like to sunshine and wind on a still water, and she hath the sweetest smile I ever saw. I have often thought, since I have been with her, that if Uncle Rawson could see and hear her as I do for a single day, he would confess that my brother might have done worse than to take a Quaker to wife. Boston, May 28, 1679. Through God's mercy, I got here safe and well, saving great weariness, and grief at parting with my brother and his wife. The first day we went as far as a place they call Rehoboth, where we tarried over night, finding but small comfort therein; for the house was so filled, that Leonard and a friend who came with us were fain to lie all night in the barn, on the mow before their horses; and, for mine own part, I had to choose between lying in the large room, where the man of the house and his wife and two sons, grown men, did lodge, or to climb into the dark loft, where was barely space for a bed,—which last I did make choice of, although the woman thought it strange,
Wenham (Massachusetts, United States) (search for this): chapter 2
Pike's,—a man of some substance and note in that settlement. We were tired and hungry, and the supper of warm Indian bread and sweet milk relished quite as well as any I ever ate in the Old Country. The next day we went on over a rough road to Wenham, through Salem, which is quite a pleasant town. Here we stopped until this morning, when we again mounted our horses, and reached this place, after a smart ride of three hours. The weather in the morning was warm and soft as our summer days at hith us, helped him up to the saddle again, telling his wife to hold him carefully, as her old man had drank too much flip. Thereupon the good wife set upon him with a vile tongue, telling him that her old man was none other than Deacon Rogers of Wenham, and as good and as pious a saint as there was out of heaven; and it did ill become a young, saucy rake and knave to accuse him of drunkenness, and it would be no more than his deserts if the bears did eat him before he got to Boston. As it was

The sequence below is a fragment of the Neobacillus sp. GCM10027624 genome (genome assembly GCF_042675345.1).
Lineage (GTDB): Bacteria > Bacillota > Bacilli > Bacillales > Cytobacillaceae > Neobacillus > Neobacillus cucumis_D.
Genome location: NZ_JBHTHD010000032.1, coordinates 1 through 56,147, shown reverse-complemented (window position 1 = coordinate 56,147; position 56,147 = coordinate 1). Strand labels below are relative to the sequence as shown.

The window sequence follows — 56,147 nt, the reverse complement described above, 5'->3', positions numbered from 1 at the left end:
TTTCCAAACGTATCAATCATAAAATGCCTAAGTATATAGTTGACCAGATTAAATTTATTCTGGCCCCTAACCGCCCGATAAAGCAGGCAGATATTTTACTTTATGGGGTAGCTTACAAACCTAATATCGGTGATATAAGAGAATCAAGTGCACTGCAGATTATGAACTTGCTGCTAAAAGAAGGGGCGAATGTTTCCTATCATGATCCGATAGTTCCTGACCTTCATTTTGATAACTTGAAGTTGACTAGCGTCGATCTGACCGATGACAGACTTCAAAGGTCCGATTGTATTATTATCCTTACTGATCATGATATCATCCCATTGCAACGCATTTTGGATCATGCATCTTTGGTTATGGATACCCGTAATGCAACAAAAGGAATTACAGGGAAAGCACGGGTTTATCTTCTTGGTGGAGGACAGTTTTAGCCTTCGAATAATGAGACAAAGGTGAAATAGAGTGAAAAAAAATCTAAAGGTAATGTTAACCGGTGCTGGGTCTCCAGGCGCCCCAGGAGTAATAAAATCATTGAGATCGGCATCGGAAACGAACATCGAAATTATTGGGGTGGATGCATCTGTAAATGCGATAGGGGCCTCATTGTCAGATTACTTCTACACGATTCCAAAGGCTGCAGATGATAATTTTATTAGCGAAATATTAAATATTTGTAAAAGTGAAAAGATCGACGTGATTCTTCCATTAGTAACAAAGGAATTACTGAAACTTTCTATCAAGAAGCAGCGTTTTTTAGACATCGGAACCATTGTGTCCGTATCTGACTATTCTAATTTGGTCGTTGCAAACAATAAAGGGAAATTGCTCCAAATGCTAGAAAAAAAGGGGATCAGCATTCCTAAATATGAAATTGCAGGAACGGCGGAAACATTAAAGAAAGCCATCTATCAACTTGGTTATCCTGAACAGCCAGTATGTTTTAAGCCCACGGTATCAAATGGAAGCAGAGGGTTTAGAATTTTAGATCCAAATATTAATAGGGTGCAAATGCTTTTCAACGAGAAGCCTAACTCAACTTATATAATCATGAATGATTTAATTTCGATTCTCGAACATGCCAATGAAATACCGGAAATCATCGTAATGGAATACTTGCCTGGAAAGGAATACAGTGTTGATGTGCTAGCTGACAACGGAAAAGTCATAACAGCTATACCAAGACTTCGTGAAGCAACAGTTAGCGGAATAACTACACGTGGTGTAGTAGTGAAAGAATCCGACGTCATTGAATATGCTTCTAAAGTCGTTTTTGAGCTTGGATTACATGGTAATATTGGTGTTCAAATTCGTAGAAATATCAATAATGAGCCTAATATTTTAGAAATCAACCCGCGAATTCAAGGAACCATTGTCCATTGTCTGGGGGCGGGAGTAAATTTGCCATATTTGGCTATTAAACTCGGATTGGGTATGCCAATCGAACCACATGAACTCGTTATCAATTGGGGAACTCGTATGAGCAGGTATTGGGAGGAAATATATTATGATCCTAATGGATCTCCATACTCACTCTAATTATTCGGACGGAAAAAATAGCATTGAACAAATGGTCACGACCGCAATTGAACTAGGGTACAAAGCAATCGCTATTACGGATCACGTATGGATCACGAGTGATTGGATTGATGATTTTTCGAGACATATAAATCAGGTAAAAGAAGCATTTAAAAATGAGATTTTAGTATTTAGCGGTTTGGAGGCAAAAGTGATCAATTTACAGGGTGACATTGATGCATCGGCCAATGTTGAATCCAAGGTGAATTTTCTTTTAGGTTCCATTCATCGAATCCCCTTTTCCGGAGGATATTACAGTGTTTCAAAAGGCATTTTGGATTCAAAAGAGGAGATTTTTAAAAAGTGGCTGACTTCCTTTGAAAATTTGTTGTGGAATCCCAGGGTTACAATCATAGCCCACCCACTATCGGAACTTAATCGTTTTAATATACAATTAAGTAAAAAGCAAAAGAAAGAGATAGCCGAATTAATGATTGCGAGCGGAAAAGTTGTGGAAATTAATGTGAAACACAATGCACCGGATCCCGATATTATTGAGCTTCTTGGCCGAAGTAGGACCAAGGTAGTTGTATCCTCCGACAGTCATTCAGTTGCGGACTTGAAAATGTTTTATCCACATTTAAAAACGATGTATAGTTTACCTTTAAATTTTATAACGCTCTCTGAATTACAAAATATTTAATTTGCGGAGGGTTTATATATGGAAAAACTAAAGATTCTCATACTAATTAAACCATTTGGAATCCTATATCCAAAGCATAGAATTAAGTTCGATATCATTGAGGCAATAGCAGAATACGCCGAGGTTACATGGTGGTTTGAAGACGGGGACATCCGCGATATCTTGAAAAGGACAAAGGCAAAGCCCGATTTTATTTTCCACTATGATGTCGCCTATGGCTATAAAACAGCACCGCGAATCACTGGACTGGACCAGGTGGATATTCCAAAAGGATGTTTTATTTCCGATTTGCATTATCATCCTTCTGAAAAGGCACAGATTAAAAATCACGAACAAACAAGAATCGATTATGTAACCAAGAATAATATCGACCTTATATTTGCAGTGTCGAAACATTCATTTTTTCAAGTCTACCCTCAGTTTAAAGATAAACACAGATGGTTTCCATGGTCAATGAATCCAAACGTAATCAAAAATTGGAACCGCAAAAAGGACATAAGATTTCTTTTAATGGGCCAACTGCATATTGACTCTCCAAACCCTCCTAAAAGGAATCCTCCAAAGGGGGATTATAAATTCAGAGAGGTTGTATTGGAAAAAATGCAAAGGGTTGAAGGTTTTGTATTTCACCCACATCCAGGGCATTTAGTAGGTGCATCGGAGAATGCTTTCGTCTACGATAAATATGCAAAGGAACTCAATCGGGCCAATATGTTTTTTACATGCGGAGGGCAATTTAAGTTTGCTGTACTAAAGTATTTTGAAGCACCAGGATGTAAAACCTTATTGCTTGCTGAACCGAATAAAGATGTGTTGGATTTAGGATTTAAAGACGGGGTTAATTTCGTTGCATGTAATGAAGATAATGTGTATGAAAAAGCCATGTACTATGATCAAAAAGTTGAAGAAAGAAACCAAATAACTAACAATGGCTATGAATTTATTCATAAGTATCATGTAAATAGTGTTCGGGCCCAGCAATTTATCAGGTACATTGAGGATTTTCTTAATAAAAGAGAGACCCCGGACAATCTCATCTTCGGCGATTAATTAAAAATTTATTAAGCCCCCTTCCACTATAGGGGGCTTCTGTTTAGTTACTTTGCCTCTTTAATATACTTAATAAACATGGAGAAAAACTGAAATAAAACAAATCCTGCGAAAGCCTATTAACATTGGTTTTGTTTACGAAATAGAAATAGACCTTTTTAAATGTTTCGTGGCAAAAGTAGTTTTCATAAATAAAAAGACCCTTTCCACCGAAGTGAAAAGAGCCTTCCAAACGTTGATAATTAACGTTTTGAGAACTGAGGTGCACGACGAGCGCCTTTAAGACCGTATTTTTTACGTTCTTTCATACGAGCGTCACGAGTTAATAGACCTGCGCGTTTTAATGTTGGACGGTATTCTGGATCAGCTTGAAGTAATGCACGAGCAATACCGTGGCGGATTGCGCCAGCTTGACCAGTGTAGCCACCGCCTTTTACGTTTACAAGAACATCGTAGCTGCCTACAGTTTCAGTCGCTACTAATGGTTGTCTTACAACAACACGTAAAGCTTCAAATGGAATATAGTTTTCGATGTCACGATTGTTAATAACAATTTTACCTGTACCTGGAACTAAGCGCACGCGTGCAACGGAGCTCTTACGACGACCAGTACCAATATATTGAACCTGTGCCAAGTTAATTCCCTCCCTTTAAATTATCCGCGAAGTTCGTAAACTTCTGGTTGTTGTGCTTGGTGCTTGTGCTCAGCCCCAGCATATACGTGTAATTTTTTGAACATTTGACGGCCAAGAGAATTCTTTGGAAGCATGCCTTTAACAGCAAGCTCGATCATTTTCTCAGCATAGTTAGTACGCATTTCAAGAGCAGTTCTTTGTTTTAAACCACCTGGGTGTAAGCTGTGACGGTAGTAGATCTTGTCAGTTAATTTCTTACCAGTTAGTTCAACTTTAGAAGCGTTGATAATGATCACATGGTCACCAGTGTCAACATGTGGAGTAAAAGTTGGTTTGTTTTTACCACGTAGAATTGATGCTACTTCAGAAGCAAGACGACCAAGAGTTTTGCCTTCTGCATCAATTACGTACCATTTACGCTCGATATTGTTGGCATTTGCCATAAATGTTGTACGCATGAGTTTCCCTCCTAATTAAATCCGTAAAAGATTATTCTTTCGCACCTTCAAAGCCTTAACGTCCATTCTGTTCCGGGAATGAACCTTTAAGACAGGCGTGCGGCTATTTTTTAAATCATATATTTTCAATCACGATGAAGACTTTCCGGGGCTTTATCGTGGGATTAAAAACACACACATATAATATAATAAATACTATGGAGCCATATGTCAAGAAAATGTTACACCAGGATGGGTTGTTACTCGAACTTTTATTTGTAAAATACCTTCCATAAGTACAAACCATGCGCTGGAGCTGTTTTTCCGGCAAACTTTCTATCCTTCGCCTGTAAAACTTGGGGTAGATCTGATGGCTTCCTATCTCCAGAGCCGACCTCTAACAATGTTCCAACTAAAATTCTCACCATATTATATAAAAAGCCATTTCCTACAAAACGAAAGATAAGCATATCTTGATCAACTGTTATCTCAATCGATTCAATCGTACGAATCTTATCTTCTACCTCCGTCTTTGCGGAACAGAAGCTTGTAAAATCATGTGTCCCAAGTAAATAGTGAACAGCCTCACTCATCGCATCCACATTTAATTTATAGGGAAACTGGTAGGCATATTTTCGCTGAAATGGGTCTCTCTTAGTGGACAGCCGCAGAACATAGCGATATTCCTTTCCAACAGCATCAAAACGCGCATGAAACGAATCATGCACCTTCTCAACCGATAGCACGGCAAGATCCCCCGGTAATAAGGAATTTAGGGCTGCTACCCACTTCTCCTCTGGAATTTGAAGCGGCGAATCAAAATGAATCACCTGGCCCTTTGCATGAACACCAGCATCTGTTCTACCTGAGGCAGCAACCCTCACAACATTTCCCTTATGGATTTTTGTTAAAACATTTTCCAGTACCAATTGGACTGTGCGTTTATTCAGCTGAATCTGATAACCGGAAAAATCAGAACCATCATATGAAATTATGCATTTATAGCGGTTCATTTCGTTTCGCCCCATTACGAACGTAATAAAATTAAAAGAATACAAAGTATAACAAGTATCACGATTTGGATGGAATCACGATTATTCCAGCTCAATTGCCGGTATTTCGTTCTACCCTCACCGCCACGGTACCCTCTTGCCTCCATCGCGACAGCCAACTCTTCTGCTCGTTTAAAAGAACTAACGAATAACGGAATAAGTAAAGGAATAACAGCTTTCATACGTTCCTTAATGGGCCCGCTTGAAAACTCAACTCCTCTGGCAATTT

Weymouth (Massachusetts, United States) (search for this): chapter 2
ort, bidding me not to mention his name again in his presence. Poor me! I have none here now to whom I can speak freely, Rebecca having gone to her sister's at Weymouth. My young cousin Grindall is below, with his college friend, Cotton Mather; but I care not to listen to their discourse, and aunt is busied with her servants iall covered with red whip-marks; but there was a more pitiful case of one Hored Gardner, a young married woman, with a little child and her nurse, who, coming to Weymouth, was laid hold of and sent to Boston, where both were whipped, and, as I was often at the jail to see the keeper's wife, it so chanced that I was there at the ti them to foam out their shame to themselves. The next morning, we got upon our horses at an early hour, and after a hard and long ride reached Mr. Torrey's at Weymouth, about an hour after dark. Here we found Cousin Torrey in bed with her second child, a boy, whereat her husband is not a little rejoiced. My brother here took
Ypsilanti (Michigan, United States) (search for this): chapter 3
erce son of Nun against the cities of Canaan? Why was Mr. Greatheart, in Pilgrim's Progress, my favorite character? What gave such fascination to the narrative of the grand Homeric encounter between Christian and Apollyon in the valley? Why did I follow Ossian over Morven's battle-fields, exulting in the vulture-screams of the blind scald over his fallen enemies? Still later, why did the newspapers furnish me with subjects for hero-worship in the half-demented Sir Gregor McGregor, and Ypsilanti at the head of his knavish Greeks? I can account for it only on the supposition that the mischief was inherited,—an heirloom from the old sea-kings of the ninth century. Education and reflection have, indeed, since wrought a change in my feelings. The trumpet of the Cid, or Ziska's drum even, could not now waken that old martial spirit. The bull-dog ferocity of a half-intoxicated Anglo-Saxon, pushing his blind way against the converging cannon-fire from the shattered walls of Ciudad